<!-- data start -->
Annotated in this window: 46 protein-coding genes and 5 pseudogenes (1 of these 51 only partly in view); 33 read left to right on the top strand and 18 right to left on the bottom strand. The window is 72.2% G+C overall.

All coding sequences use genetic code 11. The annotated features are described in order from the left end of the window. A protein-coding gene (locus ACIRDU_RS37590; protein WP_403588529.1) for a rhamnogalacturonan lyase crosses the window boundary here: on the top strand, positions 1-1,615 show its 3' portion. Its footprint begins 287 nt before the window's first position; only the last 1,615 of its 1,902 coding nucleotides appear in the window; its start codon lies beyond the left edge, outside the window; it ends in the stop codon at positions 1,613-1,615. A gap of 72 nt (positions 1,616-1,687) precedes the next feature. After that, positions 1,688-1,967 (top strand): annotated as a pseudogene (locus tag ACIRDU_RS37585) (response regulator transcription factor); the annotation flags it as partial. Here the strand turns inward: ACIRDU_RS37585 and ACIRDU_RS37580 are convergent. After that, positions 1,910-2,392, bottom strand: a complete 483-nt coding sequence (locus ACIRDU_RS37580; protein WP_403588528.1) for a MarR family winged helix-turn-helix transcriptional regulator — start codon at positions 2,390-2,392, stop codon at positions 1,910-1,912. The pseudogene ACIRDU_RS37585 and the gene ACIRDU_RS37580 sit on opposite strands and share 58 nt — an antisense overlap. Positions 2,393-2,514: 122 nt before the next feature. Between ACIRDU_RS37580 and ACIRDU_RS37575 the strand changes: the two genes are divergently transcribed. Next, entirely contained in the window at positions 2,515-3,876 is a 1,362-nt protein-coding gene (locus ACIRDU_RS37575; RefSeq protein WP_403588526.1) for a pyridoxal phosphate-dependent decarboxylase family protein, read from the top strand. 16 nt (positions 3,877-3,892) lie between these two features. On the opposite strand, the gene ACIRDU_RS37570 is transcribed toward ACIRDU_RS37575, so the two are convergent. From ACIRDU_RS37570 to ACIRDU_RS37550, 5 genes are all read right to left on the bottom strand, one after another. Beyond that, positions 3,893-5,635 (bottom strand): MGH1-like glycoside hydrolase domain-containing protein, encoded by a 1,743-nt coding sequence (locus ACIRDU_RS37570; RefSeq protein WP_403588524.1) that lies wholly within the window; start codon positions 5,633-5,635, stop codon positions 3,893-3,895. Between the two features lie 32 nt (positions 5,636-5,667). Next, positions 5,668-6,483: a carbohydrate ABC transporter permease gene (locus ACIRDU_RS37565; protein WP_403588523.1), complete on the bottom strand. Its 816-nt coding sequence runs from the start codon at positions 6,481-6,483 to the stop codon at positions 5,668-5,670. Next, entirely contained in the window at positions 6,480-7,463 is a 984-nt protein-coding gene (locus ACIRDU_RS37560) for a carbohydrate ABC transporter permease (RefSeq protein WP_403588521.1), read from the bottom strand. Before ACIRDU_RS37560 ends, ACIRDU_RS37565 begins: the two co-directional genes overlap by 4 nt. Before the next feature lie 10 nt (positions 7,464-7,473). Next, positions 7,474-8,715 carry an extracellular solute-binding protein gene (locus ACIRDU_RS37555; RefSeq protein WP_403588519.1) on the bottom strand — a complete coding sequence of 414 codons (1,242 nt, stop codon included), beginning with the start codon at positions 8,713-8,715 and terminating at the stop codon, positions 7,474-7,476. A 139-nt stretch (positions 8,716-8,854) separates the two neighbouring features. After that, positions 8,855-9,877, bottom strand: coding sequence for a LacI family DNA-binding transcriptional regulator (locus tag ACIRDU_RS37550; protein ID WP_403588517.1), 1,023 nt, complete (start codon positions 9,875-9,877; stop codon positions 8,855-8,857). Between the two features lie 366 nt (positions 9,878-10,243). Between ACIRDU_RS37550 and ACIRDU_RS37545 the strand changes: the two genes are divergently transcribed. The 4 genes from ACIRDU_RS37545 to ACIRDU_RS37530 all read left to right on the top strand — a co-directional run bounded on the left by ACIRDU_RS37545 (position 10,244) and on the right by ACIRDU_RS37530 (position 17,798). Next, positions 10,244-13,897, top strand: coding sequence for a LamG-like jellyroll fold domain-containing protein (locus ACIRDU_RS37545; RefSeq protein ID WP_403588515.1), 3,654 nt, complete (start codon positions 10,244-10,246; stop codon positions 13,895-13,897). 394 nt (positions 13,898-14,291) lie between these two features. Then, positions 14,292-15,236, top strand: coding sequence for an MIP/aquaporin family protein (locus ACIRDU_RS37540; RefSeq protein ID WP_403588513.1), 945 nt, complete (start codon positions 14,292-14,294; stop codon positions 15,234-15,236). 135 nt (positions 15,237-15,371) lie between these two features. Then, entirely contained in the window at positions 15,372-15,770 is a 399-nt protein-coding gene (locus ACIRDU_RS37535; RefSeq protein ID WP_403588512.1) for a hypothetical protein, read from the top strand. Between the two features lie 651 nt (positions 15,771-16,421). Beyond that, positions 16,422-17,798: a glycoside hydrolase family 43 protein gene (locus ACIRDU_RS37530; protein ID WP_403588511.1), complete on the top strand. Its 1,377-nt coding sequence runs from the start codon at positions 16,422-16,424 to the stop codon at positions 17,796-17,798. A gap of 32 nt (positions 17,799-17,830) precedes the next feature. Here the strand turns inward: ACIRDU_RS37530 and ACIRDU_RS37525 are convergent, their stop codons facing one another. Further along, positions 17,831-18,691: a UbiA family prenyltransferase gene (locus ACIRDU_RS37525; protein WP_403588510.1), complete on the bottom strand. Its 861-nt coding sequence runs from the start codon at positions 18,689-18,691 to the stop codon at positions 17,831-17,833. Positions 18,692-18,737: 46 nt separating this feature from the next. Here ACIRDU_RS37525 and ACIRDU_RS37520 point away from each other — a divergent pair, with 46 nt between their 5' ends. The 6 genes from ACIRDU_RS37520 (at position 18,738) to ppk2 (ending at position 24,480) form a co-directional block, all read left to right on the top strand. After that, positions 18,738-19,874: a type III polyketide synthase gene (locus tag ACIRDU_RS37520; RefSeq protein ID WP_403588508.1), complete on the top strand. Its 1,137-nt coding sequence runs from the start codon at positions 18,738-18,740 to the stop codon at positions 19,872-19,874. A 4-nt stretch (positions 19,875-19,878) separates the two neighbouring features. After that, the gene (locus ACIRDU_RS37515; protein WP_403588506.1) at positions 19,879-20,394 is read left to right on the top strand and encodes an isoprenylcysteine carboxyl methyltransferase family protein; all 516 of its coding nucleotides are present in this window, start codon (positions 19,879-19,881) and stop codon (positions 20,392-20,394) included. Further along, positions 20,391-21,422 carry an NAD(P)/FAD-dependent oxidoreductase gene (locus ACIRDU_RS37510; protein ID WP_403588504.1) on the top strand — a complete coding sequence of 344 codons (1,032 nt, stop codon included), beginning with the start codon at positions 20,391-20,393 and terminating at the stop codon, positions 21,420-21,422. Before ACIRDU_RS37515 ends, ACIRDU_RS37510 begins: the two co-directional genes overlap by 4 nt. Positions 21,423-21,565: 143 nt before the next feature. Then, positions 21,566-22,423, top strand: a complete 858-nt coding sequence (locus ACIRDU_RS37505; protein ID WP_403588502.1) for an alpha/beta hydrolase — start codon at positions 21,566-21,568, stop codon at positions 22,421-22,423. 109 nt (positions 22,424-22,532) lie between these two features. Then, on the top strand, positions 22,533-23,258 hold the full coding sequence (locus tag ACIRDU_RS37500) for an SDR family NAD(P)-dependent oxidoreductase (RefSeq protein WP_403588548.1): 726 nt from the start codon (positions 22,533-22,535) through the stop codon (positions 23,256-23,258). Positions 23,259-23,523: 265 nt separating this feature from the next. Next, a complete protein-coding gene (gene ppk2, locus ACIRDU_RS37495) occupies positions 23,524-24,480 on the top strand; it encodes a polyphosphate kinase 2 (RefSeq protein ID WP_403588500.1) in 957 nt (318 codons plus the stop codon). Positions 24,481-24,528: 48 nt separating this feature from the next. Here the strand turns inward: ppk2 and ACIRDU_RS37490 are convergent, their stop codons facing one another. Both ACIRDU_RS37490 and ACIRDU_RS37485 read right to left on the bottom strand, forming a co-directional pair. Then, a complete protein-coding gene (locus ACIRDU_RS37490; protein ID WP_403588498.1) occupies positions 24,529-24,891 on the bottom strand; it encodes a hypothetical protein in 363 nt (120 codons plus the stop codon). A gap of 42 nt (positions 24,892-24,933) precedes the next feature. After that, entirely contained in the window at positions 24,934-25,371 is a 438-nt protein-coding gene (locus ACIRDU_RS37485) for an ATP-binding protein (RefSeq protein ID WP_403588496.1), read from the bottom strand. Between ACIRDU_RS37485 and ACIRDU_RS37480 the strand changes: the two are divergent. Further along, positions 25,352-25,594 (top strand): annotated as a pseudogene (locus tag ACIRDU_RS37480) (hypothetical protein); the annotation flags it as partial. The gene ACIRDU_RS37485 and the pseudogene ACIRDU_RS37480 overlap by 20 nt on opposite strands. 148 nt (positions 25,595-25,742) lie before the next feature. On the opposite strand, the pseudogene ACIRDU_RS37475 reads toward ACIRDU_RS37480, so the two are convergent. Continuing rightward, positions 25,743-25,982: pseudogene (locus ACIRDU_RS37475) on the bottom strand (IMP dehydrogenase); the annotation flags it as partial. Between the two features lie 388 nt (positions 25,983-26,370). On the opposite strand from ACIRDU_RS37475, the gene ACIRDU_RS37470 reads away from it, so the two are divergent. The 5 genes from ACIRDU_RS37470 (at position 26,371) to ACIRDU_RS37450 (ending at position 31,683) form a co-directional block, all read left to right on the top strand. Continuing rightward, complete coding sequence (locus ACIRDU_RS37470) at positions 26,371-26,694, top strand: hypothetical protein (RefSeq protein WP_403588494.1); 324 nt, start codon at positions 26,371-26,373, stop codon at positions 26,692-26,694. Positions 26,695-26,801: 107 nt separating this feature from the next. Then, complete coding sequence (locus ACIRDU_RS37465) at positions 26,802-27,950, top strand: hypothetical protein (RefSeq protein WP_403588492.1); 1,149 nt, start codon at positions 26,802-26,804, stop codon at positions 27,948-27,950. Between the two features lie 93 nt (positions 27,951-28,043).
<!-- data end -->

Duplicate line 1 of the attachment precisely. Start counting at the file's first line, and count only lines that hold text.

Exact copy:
Annotated in this window: 46 protein-coding genes and 5 pseudogenes (1 of these 51 only partly in view); 33 read left to right on the top strand and 18 right to left on the bottom strand. The window is 72.2% G+C overall.